Why would an AI-Research team spend years designing new storage infrastructure? Well, let’s look at hardware.
A high-end server like DGX A100 today costs around $300'000 and comes with following components:
- 2x CPUs (with shared RAM),
- 8x GPUs (each with private VRAM) and
- 2x SSDs.
Almost the entire cost of hardware is the cost of logic and volatile memory - RAM. RAM is fast, but also small. The chances are, your computer wastes most of the time simply fetching and sending data instead of actually “computing”.
|Channel||Bandwidth||Memory Volume / Socket|
|CPU ⇌ DDR4 RAM||~100 GB/s||1'000 GB|
|GPU ⇌ HBM2 VRAM||~1'000 GB/s||300 GB|
|GPU ⇌ GPU via NVLink||~300 GB/s||-|
|CPU ⇌ GPU via PCI-E Gen3 x16||~15 GB/s||-|
|CPU ⇌ SSD via NVMe PCI-E Gen3 x4||« 4 GB/s||1'000'000 GB|
For us, Big Data begins where RAM capacities end. We often store 10-1'000 TB of data on a single machine and need to navigate and analyze it in real-time. The (CPU ⇌ SSD) link is the slowest in the chain. It’s theoretical throughput (for Gen3 PCI-E) is 4 GB/s, but the real world reads on samll files often degrade to 200 MB/s. The reallity is even more depressing, if you store your data in stuctured DBMS. Those mix frequent random read & write operations which slows down SSDs to 10 MB/s.
Again, on the GPU side you can fetch 1 TB/s, but if your SSD provides you only 10 MB/s, most of your chips will be wasting compute cycles…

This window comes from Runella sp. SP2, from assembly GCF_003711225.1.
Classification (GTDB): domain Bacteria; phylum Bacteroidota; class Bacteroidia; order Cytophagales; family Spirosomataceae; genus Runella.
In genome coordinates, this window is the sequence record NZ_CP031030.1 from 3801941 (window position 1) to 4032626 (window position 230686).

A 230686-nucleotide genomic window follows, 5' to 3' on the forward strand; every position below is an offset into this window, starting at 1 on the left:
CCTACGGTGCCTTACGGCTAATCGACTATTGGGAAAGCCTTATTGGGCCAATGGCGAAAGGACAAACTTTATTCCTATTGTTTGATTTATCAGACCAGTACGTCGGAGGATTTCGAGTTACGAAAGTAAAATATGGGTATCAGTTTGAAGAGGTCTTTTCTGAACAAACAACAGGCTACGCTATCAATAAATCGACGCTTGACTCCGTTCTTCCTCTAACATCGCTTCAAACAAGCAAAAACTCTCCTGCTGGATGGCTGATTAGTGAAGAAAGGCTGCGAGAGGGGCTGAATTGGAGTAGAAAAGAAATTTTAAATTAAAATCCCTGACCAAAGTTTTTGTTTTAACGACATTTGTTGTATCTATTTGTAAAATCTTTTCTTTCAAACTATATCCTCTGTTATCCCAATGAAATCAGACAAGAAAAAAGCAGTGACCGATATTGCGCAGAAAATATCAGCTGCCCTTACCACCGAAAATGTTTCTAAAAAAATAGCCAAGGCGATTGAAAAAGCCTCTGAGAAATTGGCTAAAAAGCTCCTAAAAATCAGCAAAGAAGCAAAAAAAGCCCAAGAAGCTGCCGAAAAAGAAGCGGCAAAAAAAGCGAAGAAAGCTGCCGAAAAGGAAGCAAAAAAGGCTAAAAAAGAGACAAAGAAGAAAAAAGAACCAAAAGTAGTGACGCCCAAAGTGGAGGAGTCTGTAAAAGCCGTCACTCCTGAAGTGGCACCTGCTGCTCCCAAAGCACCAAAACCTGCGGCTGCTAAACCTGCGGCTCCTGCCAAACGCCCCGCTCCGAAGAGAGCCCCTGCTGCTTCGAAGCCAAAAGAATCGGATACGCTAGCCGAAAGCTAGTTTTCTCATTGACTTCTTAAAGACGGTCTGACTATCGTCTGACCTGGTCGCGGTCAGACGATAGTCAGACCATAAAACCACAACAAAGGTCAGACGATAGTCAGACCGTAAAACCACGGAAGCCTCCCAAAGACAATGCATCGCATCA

How much faster UnumDB is?
We generally benchmark UnumDB against following competitors:
- SQLite is the most minimalistic SQL database.
- MySQL is the most widely used Open-Source DBMS in the world.
- Postgres is the 2nd most popular Open-Source DBMS. Implemented in 1'300'000 lines of C++ code.
- MongoDB is the most popular NoSQL database. Implemented in 3'900'000 lines of C++ code.
- Neo4J is the most popular graph database. Implemented in 800'000 lines of Java code.
- ElasticSearch is the most popular indexing software. Implemented in 300'000 lines of Java code on top the Lucene C engine.
Abandoning legacy approaches allowed us to reach:
- 50x faster dataset imports.
- 5x smaller compressed representations.
- 100x faster random lookups.
- 10x faster batched insertions.
- compact implementation in 100'000 lines of C++ code.